04 Aug Market Update – July 2016
The stock market has been recovering during July after the sharp selloff due to Brexit at end of June. Most experts had thought and predicted that Brexit would lead to a calamity and negatively affect markets around the world. This did happen, but only for a few days. Since then, most assets have rallied as central banks around the world continue to inject massive amounts of stimulus into banks and economies. The main central banks are the US Federal Reserve, European Central Bank, Bank of Japan, and the Bank of England.
This central bank effect has prevented many market selloffs over the last couple years and has also kept interest rates on bonds very low. Anytime the markets appear to be dropping, central banks step in to save the day. In addition, the economic indicators we watch have been stabilizing after showing negative signs throughout the year.
The S&P 500 is sitting at an all-time high with slight positive gains for the year.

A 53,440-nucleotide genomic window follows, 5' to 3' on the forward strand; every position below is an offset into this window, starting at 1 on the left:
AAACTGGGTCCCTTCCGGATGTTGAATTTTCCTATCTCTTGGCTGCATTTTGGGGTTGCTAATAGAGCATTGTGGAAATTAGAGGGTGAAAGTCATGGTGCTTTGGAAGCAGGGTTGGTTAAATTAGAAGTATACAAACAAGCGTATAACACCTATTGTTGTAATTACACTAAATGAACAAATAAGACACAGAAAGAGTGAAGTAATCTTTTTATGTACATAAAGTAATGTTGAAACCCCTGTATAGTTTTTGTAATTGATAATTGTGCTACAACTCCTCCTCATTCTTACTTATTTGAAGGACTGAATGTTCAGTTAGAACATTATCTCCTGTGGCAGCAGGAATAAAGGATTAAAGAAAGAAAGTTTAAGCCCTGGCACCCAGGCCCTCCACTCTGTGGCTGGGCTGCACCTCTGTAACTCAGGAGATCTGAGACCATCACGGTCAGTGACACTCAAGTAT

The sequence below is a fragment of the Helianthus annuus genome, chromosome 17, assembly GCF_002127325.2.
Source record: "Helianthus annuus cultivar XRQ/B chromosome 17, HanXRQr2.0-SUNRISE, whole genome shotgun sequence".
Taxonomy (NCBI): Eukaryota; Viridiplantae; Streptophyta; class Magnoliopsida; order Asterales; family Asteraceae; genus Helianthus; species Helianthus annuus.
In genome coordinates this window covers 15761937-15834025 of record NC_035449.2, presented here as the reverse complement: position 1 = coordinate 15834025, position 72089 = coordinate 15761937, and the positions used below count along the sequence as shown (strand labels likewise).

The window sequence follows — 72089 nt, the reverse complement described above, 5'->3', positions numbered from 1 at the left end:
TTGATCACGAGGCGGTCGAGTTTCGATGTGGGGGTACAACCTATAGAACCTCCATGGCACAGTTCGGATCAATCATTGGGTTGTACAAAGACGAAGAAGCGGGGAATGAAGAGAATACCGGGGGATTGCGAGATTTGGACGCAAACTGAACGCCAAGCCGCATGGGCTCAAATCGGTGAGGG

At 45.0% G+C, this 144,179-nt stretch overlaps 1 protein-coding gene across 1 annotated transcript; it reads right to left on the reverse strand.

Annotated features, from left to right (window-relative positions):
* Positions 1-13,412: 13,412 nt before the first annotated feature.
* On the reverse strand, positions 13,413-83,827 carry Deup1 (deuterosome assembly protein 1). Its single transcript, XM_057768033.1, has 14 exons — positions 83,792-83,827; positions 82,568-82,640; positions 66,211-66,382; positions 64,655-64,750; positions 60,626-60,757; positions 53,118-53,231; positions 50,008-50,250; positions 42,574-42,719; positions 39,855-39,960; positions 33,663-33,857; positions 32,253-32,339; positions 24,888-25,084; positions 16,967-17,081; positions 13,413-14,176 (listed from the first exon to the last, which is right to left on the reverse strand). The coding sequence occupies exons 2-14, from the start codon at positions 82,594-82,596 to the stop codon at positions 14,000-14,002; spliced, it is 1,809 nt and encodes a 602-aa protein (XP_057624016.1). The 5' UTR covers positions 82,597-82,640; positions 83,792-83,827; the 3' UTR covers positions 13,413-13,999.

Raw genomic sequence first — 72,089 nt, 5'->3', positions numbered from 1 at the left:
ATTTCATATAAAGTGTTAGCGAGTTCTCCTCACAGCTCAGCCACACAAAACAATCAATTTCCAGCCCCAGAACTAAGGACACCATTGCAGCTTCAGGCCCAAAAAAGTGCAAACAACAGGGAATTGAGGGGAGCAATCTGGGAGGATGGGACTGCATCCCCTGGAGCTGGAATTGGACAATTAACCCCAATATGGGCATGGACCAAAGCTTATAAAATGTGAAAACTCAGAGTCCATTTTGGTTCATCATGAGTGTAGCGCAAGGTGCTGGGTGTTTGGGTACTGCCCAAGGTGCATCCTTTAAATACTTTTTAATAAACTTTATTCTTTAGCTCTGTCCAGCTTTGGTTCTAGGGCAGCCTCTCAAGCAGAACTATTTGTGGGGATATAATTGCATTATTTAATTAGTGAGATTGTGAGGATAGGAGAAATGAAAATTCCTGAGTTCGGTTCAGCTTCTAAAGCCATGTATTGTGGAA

The S&P 500 has also broken above the two year trading range it was stuck in, while the 10 year Treasury yield is near historical lows. This is a strange event as low bond yield usually foretell market weakness. However this is now understood as a byproduct of central bank intervention.
Another divergence is corporate profits and the stock market. Corporate profits have been trending lower the last couple years while markets are at the highs. Corporate profits may stop the slide in the 3rd quarter.
Housing in the US continues to be a bright spot along with the service sector. Home prices are appreciating around 5% annually along with strong demand for new homes to be built. Housing and services continue to be the bright spots in the US economy.
We have been prepared for a potential market pullback throughout the summer due to lower corporate profits, high stock valuations, and worsening economic data. This has not come to fruition and we are now looking more favorably at the future. We have maintained some allocation to riskier assets as there is always the risk of being wrong. Our allocation to stocks may increase shortly. We must follow the data and research so we can be prepared to protect our clients, but for now it is appearing that the storm may have passed.
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